"This is Tim Kuhner with the New England Mountain Bike Patrol," says a mud-caked man dressed in a red shirt, spandex shorts and bike helmet as he talks into an imaginary cell phone. "I've got a rider unconscious with possible head injuries and need assistance at the Sheepfold parking lot."
Hovering over Watson is also Drew Penziner, whose ear is inches away from the fallen rider's mouth, checking to see if he is still breathing.
Welcome to a day of training for the New England Mountain Bike Patrol where Kuhner and Penziner are among 30 or so rookies working to become one of New England Mountain Bike Association's elite patrollers at the Middlesex Fells Reservation just a few miles outside of Boston.
It's here (and at other state parks across the country) that the regional affiliate of the International Mountain Bike Association in conjunction with the National Mountain Bike Patrol gets the latest crop of volunteer riders ready for action with the simple credo: "Educate, assist and inform."
Watson, a 34-year-old products and systems coordinator for a legal Web site in Boston, has been helping to educate trail users and mountain bikers on proper land use, trail safety and riding responsibility since the patrol's inception in 1996.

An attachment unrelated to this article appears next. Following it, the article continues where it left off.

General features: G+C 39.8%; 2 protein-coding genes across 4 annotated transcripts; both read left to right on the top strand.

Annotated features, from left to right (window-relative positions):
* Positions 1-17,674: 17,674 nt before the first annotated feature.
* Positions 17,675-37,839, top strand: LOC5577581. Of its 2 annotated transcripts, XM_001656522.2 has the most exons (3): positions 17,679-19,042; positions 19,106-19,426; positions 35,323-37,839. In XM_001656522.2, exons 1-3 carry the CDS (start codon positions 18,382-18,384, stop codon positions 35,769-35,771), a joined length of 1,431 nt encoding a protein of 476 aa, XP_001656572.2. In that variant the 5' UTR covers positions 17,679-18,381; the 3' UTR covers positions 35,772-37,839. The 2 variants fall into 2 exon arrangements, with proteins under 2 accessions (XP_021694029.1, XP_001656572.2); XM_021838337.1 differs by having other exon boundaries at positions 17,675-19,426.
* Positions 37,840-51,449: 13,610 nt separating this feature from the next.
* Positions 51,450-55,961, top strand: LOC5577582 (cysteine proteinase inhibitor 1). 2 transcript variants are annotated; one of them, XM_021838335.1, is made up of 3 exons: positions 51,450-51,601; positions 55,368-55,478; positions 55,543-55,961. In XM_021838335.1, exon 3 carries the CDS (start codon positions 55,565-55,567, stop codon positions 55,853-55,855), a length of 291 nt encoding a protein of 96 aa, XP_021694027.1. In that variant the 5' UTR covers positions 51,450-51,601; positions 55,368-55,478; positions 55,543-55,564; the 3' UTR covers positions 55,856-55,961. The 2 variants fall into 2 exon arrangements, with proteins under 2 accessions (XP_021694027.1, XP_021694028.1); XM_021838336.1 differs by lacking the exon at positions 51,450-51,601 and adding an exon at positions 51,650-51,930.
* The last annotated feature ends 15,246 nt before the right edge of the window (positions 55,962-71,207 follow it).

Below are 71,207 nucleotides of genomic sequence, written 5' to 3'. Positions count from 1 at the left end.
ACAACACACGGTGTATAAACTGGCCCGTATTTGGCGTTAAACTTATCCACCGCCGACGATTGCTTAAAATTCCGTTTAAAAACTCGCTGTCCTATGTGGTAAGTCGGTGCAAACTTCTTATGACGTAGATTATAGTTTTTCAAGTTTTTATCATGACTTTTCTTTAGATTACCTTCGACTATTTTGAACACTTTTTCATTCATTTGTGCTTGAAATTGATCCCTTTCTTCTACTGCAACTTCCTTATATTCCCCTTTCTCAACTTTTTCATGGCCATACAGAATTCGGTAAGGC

This MIT and Cornell graduate is a national mountain bike instructor and the leader of the Greater Boston Mountain Bike Patrol which regularly rides through three parks just outside of the city. But the goal is not to enforce park policy and Watson makes that clear even as he rides through the woods, shouting it to the trainees as his voice echoes off the trees.
"We don't enforce, that's not what we're about," Watson says. "We've agreed to abide by the parks' rules and we encourage people to do so."
Part of this encouragement also means traveling around the country, speaking to patrollers and riders about his experiences on the trail.
Parks such as the Middlesex Fells, which are owned by the state, see plenty of activity, especially on warm summer afternoons when hikers, walkers, dogs, horses and mountain bikers all share the same trails together. In many cases, confrontations with mountain bikers (as well as state police) and other trail users have forced state authorities to ban mountain bikes completely on certain trails. This is the burden of the NEMBA Patrol.
While Watson and his crew run through mock medical scenarios along the trail, their main job is to ride. In fact, patrollers are encouraged to ride at least 10 hours a month but Watson says he clocks in, on average, 20 hours plus administrative time (writing up trail reports and attending NEMBA meetings).
Pedaling at a moderate pace, but by no means fast, Kuhner, 24, and Penziner, 32, lead Watson (all three of them are dressed in red jerseys with the NEMBA Patrol logo emblazoned on the chest like the Red Cross) through the twisting singletrack and wide fire roads of the park, always keeping an eye out for other riders and hikers. They say "hello" to everyone who passes by and every so often stop to talk to people and make sure they know which trails are closed.